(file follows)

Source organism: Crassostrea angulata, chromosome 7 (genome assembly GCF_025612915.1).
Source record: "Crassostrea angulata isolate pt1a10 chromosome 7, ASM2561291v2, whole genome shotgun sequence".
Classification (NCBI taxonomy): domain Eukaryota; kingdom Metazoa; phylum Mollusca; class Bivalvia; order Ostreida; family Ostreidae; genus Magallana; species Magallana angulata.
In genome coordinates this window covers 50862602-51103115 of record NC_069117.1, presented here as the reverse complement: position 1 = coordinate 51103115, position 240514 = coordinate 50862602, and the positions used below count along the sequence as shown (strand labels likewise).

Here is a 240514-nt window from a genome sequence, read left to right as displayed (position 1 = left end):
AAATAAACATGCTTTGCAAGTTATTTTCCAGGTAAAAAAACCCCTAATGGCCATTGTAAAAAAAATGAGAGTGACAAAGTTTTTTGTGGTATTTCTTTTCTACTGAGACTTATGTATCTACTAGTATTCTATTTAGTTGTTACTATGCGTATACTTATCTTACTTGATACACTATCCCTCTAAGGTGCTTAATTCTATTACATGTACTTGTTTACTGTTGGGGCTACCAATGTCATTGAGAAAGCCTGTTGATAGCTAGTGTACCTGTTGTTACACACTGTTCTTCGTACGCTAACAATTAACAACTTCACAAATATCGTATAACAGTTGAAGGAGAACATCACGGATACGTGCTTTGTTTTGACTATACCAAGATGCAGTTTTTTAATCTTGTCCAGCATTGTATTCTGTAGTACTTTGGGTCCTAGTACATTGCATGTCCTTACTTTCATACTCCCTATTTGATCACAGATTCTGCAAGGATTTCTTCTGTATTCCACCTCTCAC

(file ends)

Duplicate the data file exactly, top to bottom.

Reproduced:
Source organism: Crassostrea angulata, chromosome 7 (genome assembly GCF_025612915.1).
Source record: "Crassostrea angulata isolate pt1a10 chromosome 7, ASM2561291v2, whole genome shotgun sequence".
Classification (NCBI taxonomy): domain Eukaryota; kingdom Metazoa; phylum Mollusca; class Bivalvia; order Ostreida; family Ostreidae; genus Magallana; species Magallana angulata.
In genome coordinates this window covers 50862602-51103115 of record NC_069117.1, presented here as the reverse complement: position 1 = coordinate 51103115, position 240514 = coordinate 50862602, and the positions used below count along the sequence as shown (strand labels likewise).

Here is a 240514-nt window from a genome sequence, read left to right as displayed (position 1 = left end):
AAATAAACATGCTTTGCAAGTTATTTTCCAGGTAAAAAAACCCCTAATGGCCATTGTAAAAAAAATGAGAGTGACAAAGTTTTTTGTGGTATTTCTTTTCTACTGAGACTTATGTATCTACTAGTATTCTATTTAGTTGTTACTATGCGTATACTTATCTTACTTGATACACTATCCCTCTAAGGTGCTTAATTCTATTACATGTACTTGTTTACTGTTGGGGCTACCAATGTCATTGAGAAAGCCTGTTGATAGCTAGTGTACCTGTTGTTACACACTGTTCTTCGTACGCTAACAATTAACAACTTCACAAATATCGTATAACAGTTGAAGGAGAACATCACGGATACGTGCTTTGTTTTGACTATACCAAGATGCAGTTTTTTAATCTTGTCCAGCATTGTATTCTGTAGTACTTTGGGTCCTAGTACATTGCATGTCCTTACTTTCATACTCCCTATTTGATCACAGATTCTGCAAGGATTTCTTCTGTATTCCACCTCTCAC